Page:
Monday, December 8, 2008

The Christmas Tree Hunt

One of our favorite holiday traditions is what we've come to call the "Christmas Tree Hunt". Every year in early December, we drive all the way up to Waldoboro, Maine, to cut down our Christmas tree. We stumbled onto Scott's tree farm about 20 years ago and have been going back ever since. Scott's two sons were little when we started cutting trees there and now they are grown...time passes so fast. Over the years, many people have gone on "the hunt" with us; Nancy and Aaron joined us for many years and now our grandsons, Robert and Brian, come along.
The day is always the same: We start at Mr. Bagel in Yarmouth for coffee and bagels for the road and then ride as far as Wiscasset, where we make our first stop at Big Al's, a uniquely Maine salvage store where it is difficult to find an item that costs more that $.88 (or $1.88 if it's a big item). We gave the boys $3.00 each and let them go in search of bargains while we warmed up and picked up a few stocking-stuffers. And then it was on to Scott's tree farm...
Saturday was a perfect day to hike over the hill and through the woods to Scott's field of balsams; it was sunny with no wind. Over the years, we have been there when the snow was up to our knees, when it has been raining and we've had to tromp through mud to get to the trees, and when it has been so cold that we've had to keep hiking back to the car to warm up. After about an hour of searching, debating, and narrowing down the choices - we found the perfect tree. Robert and Brian took turns with the saw and then, before we even had time to yell our traditional "Tim..ber!", it fell down right on top of them! Scott's sons loaded it on the tractor and we headed back up the hill to tie it on the car.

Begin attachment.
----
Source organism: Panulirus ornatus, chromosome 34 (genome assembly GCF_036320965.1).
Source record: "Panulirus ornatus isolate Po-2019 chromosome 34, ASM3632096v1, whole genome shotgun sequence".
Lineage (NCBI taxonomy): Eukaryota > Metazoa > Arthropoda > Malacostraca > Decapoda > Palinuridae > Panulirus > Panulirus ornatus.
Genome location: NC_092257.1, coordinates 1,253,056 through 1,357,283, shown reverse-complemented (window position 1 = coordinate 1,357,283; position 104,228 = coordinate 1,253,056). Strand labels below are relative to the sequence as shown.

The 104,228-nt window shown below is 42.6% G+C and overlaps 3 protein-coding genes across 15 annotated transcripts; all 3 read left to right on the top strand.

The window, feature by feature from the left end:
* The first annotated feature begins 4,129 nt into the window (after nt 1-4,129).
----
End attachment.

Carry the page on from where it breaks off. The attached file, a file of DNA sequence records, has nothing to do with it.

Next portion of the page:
Once the tree is safely tied down, Hank and I break out the Bailey's for a toast and then we all all go to Moody's Diner for lunch. Moody's is a Maine landmark and still serves old fashioned diner fare with homemade biscuits and pies. It's the perfect place to warm up after cutting the tree.
On the way home from Waldoboro, we stopped in Damariscotta so that the boys could Christmas shop for their parents. Damariscotta is a beautiful coastal town and the money the boys save up each year goes a long way at Reny's, another uniquely Maine shopping adventure, housed in what used to be the old 5 & 10. While Robert and Brian shopped, I enjoyed walking through the old store with it's wooden floors, uneven stairs to the lower level, and glass cases. It brought back memories of going to the 5 & 10 in Hartford with Grammy Smith as a kid - it even had the same smell. The "sleigh" full of gifts and the roof covered with balsam, we headed home. Hank and the boys were singing Christmas Carols and, as I drifted off to sleep in the car ("taking the short way home" Daddy used to say), I thought about how lucky I was, in spite of all life's challenges, to have had this perfect day.

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